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Substrate Determinants and Developmental Rate of Claw Asymmetry in American Lobsters, Homarus Americanus

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Abstract A new index was used to describe and quantify claw asymmetry for American lobsters, Homarus americanus. Length : width (L:W) ratios were calculated for each claw, and a measure of claw asymmetry (C a ) was computed as the percent reduction in the claw with the smaller L:W ratio. Fourth stage (first benthic stage) lobsters had relatively symmetrical claws, with L:W ratios of 4.3 in the cutter and 4.1 in the crusher claw, and a corresponding C a value of 5.4%. Hatchery animals that could not differentially exercise one claw maintained a low average C a value (2.5%). In adult animals, the L:W ratio decreased to a minimum of 2.7 for cutter claws, and 2.0 for crusher claws, giving a C a value of 25.9%. This method was then used to assess claw development in animals exposed to one of four different natural substrates (cobble, shell, sand, and plant) in a hatchery setting. The development of claw asymmetry is known to be a function of increased exercise in one claw, and substrates allowing for more exercise should exhibit faster, greater asymmetry. It was observed that the overall morphology of claws changes greatly between the sixth and seventh stage. Although no treatment differences were observed at the sixth stage, by the seventh stage, animals subjected to shell substrate yielded significantly more asymmetrical claws. Thus, where lobsters settle can have a dramatic impact on the rate of development of claw asymmetry with potential fitness consequences.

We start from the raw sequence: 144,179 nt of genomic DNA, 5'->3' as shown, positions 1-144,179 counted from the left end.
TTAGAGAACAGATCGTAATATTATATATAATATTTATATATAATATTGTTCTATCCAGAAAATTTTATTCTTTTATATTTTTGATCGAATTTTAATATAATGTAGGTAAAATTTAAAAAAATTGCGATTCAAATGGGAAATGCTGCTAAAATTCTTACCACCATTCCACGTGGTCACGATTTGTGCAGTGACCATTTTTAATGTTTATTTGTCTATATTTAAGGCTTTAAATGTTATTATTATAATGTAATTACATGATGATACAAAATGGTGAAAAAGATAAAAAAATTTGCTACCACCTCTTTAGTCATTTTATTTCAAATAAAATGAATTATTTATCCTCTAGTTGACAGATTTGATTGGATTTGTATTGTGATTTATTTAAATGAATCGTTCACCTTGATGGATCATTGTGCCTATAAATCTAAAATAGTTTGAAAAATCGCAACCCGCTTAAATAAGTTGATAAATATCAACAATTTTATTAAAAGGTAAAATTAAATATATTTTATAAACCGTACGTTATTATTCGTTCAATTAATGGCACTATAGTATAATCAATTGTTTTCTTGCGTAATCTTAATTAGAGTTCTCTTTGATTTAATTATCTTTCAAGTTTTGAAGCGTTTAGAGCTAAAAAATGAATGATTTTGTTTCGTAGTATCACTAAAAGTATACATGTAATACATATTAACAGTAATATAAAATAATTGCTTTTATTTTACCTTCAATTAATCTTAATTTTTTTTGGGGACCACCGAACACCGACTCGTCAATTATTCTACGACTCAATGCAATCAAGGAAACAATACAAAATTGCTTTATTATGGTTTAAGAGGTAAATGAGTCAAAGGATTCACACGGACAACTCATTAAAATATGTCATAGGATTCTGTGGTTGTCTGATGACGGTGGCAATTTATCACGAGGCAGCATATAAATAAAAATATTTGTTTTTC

Affiliations: 1: (JG) Old Dominion University, Department of Biological Sciences, Hampton Boulevard, Norfolk, Virginia 23529 U.S.A. (; (MT, correspondence), New England Aquarium, Edgerton Research Laboratory, Lobster Rearing and Research Facility, 1 Central Wharf, Boston, Massachusetts 02110-3399 U.S.A. (


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